I Hate to Say Goodbye to My Irises
I have been enjoying irises in bloom since February, and I hate to see them go. Yet I can see more iris flowers dying each day. I'm glad there are still a few more buds that haven't bloomed yet. Below you can see what's left of a pale purple iris. The bending chard about to flower points to it. Above the chard a blooming Lamb's Ears plant reaches for the sky.
|Fading Iris, Bolting Chard, and Sages and Scabiosa in Background, © B. Radisavljevic|
If you peak carefully behind that irsis, you can see the beginning of my tricolor sage starting to bloom. This is the first year it's bloomed for me. The large clary sage behind the iris shouldn't bloom until next month, but you never know. Learn more about clary sage and see it in bloom in my garden. Those blue flowers at the very back left are scabiosas, also known as pincushion flowers. I've often planted them in my gardens because they are perennial and seem to thrive.
I took the photo below in a different flowerbed on the front corner of the lot. It shows the remaining light purple irises in all stages of development. You can also see the miniature roses that have started to bloom. They are later than my other roses. The yellow flowers are gazanias. They are closed today because it's overcast.
|Irises Budding, Blooming, and Fading, Next to Miniature Roses, © B. Radisavljevic|
Lamb's Ears in Bloom
I'd like to show you how fast Lamb's Ears grow. The shot below was taken at the end of February. Notice how short it is compared to the irises on the right, the lilies of the Nile in back, and the star jasmine in the background. The entire bed will change by May.
|Lamb's Ears Next to Sidewalk, February, 2017. © B. Radisavljevic|
In April I finally got around to thinning both the Lamb's Ears and the jasmine. They were smothering my Spanish sage and Sweet Williams. See Garden Tasks Finished before Storm.
|Lamb's Ears Next to Sidewalk, April 6, 2017. © B. Radisavljevic|
Now it's May 10, same year. Look at how the plants have grown. It amazes me how fast the Lamb's Ears shoot up and start blooming. It seems they grow half an inch a day in April. The star jasmine is also beginning to bloom. The yellow calendula to the right of the Lamb's Ears blooms all year.
|Lamb's Ears Next to Sidewalk, May 10, 2017. © B. Radisavljevic|
I do love Lamb's Ears because it works well as a groundcover when I need it to smother weeds. It's also easy to pull when its fast growth becomes a problem. It looks like more will have to come out soon. All these Lamb's Ears plants have spread from other plants. I started with just one plant at this house. As it spread I planted a few of it's children in other beds. But many children also grow several feet from any I have planted.
Lamb's Ears also have a certain graceful beauty. They lurk during the winter, but in spring they rise toward the sun and bloom. The bees use them for forage. Here's a close-up of the little flowers. Their gray leaves and fuzzy texture add contrast to the green of other plants to add interest to the garden all year round.
|Lamb's Ears in Bloom, May, 2017, © B. Radisavljevic|
Books to Help You Grow Great Chard and Kale
The Edible Front Yard: The Mow-Less, Grow-More Plan for a Beautiful, Bountiful GardenThe Manual of Seed Saving: Harvesting, Storing, and Sowing Techniques for Vegetables, Herbs, and FruitsOrganic Gardening: A Beginner's Guide To Growing Kale OutdoorsHow to Grow Greens: A gardeners guide to growing cabbages, brussels sprouts, broccoli, kale, lettuce, cauliflower and spinach, with step-by-step techniques and over 150 photographsThe Book of Kale and Friends: 14 Easy-to-Grow Superfoods with 130+ Recipes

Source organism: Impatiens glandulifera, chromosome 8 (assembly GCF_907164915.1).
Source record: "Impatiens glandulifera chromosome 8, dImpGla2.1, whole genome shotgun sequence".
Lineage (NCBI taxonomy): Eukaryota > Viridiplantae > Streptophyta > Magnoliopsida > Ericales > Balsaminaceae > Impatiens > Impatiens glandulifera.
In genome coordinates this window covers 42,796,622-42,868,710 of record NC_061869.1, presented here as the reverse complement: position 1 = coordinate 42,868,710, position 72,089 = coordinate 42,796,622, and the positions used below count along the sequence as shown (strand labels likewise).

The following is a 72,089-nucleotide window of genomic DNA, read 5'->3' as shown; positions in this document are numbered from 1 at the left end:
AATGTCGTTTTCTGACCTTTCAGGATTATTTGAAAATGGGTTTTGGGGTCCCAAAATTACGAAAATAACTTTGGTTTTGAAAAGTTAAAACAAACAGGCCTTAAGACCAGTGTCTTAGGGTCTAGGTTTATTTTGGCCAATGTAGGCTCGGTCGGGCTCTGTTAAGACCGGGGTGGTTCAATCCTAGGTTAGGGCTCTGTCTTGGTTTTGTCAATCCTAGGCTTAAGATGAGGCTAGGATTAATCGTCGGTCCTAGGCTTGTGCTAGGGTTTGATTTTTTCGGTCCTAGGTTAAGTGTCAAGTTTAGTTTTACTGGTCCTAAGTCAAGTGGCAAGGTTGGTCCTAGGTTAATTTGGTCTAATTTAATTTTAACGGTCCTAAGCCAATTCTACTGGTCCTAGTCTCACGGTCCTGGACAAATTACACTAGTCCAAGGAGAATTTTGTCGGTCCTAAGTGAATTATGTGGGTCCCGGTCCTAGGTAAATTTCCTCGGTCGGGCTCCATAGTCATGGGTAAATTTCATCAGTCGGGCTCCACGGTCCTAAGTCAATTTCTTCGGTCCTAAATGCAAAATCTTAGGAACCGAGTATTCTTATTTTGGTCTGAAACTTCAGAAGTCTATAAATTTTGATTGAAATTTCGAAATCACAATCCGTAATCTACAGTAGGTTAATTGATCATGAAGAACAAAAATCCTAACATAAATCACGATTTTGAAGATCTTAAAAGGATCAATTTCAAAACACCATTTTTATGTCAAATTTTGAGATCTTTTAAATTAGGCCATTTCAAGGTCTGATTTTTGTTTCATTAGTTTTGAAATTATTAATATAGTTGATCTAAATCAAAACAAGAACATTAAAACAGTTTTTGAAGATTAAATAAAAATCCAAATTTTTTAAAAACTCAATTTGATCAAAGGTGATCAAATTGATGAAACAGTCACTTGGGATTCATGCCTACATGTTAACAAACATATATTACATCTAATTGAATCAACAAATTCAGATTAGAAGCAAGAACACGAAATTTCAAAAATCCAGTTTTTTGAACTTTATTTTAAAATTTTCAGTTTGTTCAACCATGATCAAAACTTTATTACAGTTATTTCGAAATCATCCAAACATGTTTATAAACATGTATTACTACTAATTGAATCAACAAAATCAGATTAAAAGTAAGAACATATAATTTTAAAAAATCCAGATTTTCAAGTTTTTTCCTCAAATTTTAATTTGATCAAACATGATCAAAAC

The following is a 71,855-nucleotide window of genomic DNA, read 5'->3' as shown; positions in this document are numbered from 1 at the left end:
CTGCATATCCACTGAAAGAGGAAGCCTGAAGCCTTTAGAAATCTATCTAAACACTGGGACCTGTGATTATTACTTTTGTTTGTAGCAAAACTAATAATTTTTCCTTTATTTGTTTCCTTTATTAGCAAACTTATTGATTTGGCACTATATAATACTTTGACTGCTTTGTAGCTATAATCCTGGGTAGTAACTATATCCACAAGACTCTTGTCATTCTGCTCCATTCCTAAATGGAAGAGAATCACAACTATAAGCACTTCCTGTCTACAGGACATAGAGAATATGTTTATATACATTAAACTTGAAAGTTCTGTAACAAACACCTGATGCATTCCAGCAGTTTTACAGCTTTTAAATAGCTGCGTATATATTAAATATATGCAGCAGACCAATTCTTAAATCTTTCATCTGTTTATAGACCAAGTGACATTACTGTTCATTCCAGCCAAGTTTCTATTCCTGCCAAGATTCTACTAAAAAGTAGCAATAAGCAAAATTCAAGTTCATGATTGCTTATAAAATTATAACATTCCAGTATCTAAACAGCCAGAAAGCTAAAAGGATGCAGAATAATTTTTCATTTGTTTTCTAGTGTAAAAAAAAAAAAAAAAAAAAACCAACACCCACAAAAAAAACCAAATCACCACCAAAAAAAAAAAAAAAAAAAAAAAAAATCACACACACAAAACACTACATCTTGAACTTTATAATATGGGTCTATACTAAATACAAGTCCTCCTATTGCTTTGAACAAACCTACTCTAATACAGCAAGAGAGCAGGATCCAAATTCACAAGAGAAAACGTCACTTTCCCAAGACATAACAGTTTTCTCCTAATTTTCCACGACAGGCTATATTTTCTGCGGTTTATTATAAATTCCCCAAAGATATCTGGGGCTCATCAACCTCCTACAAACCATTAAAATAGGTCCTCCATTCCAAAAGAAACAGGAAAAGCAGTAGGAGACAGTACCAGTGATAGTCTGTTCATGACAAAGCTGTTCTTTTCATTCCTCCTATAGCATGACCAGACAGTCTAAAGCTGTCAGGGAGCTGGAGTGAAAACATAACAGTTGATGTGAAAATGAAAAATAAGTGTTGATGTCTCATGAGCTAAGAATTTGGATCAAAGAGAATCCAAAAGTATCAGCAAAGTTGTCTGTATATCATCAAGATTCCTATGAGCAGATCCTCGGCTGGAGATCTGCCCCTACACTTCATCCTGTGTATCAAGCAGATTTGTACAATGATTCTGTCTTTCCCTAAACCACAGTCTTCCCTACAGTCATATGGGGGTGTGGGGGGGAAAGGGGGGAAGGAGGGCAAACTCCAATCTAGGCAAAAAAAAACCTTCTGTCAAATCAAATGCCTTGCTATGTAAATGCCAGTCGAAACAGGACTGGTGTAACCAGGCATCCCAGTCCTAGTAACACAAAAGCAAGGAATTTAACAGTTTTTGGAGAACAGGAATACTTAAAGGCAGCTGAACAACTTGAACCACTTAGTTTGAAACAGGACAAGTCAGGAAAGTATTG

The Chard and Kale are Bolting
The kale was just starting to flower a month ago on April 6. Now many of those flowers are seedpods. I will try to collect some, though there's probably no need. I never planted this kale. It sprouted from a seed from the mother plant across the yard. By collecting the seeds I'm more likely to get the seedlings where I want them.
|Kale Flowers and Seedpods, May 10, 2017, © B. Radisavljevic|
Here's a close-up of the flower.
|Kale Flowers, May 10, 2017, © B. Radisavljevic|
One branch of this kale plant had started leaning over the sidewalk. Couldn't resist snapping this photo of it.
|Bolting Kale Branch Hanging Over Sidewalk, May 10, 2017, © B. Radisavljevic|
Although the kale is already making seeds, the chard is just starting to flower. In the last couple of weeks the stalk has risen and you can see the flower buds on this chard plant forming. Just two months ago the main stalk and the leaves were red. (This is rhubarb chard.) As it begins to flower both have turned green, but you can still see a few traces of the red.
|Budding Chard, May 10, 2017, © B. Radisavljevic|
When I went to the backyard on the same day to take a photo of the chard by the rose garden, I discovered my might I have two micro-climates on this same property. The the chard in the photo above grows in front and gets afternoon sun because it faces west. The chard plant beside the rose garden gets morning sun from the southeast. It also has the shelter of the fence and the roses from the north side. In any case, small flowers are already starting to bloom on the plant by the rose garden.
|Flowering Chard beside Roses, May 10, 2017, © B. Radisavljevic|
It's the same small yard and same variety of chard, but one plant flowers slightly ahead of the other.
I will leave you with one last photo from the front flowerbed of the chard and a blooming Lamb's Ears plant side by side. You can see how red the chard started out on the bottom part. You can also see how high the Lamb's Ears got in comparison.
|1st Iris This Year|
|Irises Are Garden Survivors|